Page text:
To Be, Or Not To Be: A Seminarian

A blog by the Diocese of Brooklyn


Countdown to Ordination: Day 31

Posted by on May 27, 2014 at 6:15 pm | Seminarians

Countdown to Ordination: Day 31


Today the men from Brooklyn spent the day at 310 Prospect Park West, the main offices for the diocese.


Honestly, it wasn’t so bad for a day full of meetings. We received all sorts of helpful information about the different head of different organizations within the diocese. We filled out a bunch of paperwork. But most importantly we had a better recognition that “the powers that be” down at the Diocese’s office are less like powers and more like people.


It’s a great supportive team backing up the priests to make sure we do the best for the people in the parishes. The highlight was having my chalice officially consecrated by a bishop. Bishop Chappetto, the Vicar for Clergy took a little time out of his full schedule to consecrate my chalice and paten, signing it with the sign of the Cross, using Chrism.


The Chalice and Paten were given to me as a generous gift from the Parish of St. Clare in Rosedale where I spent pastoral year. My home parish, Presentation of the Blessed Virgin Mary in Jamaica payed for it to be re-covered in gold and polished.


Everyone who sees it is amazed at its beauty and age. When I told one girl that it was over a hundred years old, she remarked quite purely, “can you imagine how many times the Blood was made in it?”


Wow, now that is wisdom from the mouth of babes. I was really struck by her comment when I realized that in a hundred years, the chalice might no longer exist (being lost, broken, or destroyed).  In a hundred years the Diocese’s main offices might no longer exist. In fact the priest who owned the chalice a hundred years ago, Fr. Joseph Traenkle, went to a seminary upstate and served in four parishes in Brooklyn . That seminary and those parishes no longer exist. The buildings of most of them aren’t even on the map.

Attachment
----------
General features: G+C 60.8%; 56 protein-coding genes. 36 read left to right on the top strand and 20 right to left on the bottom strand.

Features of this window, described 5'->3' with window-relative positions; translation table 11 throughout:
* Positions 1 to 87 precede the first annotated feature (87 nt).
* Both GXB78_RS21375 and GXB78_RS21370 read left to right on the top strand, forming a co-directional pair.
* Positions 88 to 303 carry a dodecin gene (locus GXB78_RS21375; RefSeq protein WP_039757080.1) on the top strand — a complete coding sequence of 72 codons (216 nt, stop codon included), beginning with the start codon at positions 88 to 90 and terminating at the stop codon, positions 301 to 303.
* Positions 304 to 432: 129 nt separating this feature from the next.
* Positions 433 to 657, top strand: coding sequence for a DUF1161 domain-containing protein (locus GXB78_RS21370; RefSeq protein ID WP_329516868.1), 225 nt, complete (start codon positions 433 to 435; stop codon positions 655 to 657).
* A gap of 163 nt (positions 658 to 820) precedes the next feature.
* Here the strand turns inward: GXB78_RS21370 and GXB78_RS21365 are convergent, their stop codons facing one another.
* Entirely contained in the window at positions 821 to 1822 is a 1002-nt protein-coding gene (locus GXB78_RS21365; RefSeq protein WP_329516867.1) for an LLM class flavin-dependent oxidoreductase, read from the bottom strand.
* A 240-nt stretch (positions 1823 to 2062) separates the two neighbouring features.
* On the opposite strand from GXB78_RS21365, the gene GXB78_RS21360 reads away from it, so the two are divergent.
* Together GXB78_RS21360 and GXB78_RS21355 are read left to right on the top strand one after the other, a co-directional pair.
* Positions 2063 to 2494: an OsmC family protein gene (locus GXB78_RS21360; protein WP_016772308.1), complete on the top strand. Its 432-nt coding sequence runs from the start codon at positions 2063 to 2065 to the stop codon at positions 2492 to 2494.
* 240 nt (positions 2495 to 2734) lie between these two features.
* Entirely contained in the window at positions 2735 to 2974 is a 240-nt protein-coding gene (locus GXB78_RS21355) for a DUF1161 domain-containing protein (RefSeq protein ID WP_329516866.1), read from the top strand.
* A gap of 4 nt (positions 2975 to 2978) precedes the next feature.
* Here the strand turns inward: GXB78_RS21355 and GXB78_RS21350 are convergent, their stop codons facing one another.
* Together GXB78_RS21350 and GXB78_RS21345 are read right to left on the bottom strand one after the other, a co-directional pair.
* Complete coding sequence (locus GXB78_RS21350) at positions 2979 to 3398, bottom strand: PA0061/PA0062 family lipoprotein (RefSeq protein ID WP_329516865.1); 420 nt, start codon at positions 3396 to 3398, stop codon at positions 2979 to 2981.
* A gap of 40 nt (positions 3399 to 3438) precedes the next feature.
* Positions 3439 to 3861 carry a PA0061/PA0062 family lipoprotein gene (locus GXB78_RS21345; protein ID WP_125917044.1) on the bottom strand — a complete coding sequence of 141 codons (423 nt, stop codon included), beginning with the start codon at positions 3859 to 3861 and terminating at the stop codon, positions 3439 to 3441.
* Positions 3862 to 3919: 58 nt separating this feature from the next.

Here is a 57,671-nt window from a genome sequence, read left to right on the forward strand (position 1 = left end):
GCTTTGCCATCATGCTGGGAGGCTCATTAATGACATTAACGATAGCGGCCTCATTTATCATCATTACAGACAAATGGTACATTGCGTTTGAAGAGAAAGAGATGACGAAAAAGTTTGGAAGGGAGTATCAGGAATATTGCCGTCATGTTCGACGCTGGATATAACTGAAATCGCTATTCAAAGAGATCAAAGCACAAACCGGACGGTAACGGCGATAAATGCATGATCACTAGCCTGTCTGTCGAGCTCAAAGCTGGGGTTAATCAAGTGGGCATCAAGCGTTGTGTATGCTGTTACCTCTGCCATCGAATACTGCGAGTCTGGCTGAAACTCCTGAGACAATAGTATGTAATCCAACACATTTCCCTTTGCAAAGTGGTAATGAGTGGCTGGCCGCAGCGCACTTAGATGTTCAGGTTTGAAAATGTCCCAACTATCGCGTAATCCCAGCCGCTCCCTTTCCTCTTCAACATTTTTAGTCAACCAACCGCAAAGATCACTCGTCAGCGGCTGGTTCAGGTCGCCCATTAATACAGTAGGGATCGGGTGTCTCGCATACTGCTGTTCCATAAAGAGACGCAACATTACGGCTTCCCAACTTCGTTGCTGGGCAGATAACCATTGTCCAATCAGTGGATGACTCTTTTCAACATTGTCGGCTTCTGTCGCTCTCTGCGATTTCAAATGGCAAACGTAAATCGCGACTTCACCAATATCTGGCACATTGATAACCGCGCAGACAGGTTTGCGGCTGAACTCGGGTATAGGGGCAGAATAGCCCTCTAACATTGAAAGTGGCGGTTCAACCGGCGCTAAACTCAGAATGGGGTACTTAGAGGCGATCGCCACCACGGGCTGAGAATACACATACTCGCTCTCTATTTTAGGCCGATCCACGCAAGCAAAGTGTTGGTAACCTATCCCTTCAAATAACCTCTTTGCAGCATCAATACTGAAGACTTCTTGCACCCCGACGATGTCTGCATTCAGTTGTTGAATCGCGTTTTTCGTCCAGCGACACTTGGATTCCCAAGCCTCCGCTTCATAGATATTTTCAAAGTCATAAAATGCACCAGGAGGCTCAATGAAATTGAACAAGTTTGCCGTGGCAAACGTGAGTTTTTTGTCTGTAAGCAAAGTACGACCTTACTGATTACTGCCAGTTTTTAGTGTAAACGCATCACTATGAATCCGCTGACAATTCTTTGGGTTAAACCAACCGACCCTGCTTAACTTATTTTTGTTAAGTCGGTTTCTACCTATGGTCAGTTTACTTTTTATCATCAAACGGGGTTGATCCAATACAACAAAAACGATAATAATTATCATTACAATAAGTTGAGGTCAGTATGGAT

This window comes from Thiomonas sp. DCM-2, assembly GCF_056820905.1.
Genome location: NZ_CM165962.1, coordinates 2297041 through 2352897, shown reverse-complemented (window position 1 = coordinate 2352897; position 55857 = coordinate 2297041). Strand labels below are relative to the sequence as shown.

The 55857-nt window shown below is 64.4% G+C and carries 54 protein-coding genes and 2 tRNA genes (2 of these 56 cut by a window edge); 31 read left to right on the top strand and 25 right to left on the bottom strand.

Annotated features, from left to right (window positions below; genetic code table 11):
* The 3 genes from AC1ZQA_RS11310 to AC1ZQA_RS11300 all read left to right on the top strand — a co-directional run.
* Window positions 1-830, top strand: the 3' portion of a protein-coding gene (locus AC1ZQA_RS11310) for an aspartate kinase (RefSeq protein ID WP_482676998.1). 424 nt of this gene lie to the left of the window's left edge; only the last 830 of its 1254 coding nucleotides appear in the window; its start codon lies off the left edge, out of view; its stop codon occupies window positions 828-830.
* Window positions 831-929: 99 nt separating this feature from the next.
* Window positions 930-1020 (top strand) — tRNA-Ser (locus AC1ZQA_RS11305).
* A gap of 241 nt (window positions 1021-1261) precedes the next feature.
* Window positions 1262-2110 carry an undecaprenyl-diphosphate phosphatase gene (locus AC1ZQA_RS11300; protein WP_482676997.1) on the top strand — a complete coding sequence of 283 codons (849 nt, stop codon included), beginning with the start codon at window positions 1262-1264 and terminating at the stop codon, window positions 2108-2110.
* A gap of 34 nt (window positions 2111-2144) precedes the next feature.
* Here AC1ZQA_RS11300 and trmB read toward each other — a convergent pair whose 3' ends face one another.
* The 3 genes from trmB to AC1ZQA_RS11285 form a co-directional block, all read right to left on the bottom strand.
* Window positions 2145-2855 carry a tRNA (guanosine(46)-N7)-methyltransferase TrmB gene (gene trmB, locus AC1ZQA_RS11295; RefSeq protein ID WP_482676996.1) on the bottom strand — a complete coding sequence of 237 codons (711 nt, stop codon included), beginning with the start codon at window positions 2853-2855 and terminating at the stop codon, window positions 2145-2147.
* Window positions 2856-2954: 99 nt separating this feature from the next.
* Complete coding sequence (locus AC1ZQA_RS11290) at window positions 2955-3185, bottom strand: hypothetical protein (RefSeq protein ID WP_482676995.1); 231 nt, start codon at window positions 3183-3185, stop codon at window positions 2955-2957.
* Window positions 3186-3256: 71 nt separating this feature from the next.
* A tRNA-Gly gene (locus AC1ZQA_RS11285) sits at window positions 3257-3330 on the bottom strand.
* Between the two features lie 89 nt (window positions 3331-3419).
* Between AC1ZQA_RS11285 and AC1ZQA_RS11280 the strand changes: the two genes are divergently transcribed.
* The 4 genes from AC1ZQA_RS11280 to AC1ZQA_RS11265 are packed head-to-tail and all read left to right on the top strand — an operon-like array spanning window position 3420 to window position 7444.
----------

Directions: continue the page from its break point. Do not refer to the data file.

Yet one hundred, or one thousand, or one hundred thousand years from now I will exist, and so will that precious young girl at the parish, and all the great people at the diocesan offices. We will exist because of how many times the Precious Blood was consecrated for us and taken in by us with faith and love.


Let our hearts be like pure consecrated chalices and patens. Let us thank God for the gift of priests who make Christ’s body and Blood present for us to receive as food and drink. And let us pray for the priest who will come up in a hundred years and those to come in less than a hundred days, that they may be whole-heartedly consecrated to service until the end of all time.


Countdown to Ordination: Day 58

Posted by on Apr 30, 2014 at 6:00 am | Seminarians

As days rush passed, occasionally we experience an event that makes us pause and wonder, “How on earth did I get here?”

If you’ve got bad friends, an exceptionally strange life or are stuck in a bad movie you might find yourself in a jail in Tijuana, Mexico with a crude new tattoo and ask yourself the same question.

But if you’re like most people, even in a “normal” life you’ll find yourself at certain crossroads. If you’ve got good friends and family, even with difficulties, many times you’ll find yourself so blessed that you can’t really fathom it all.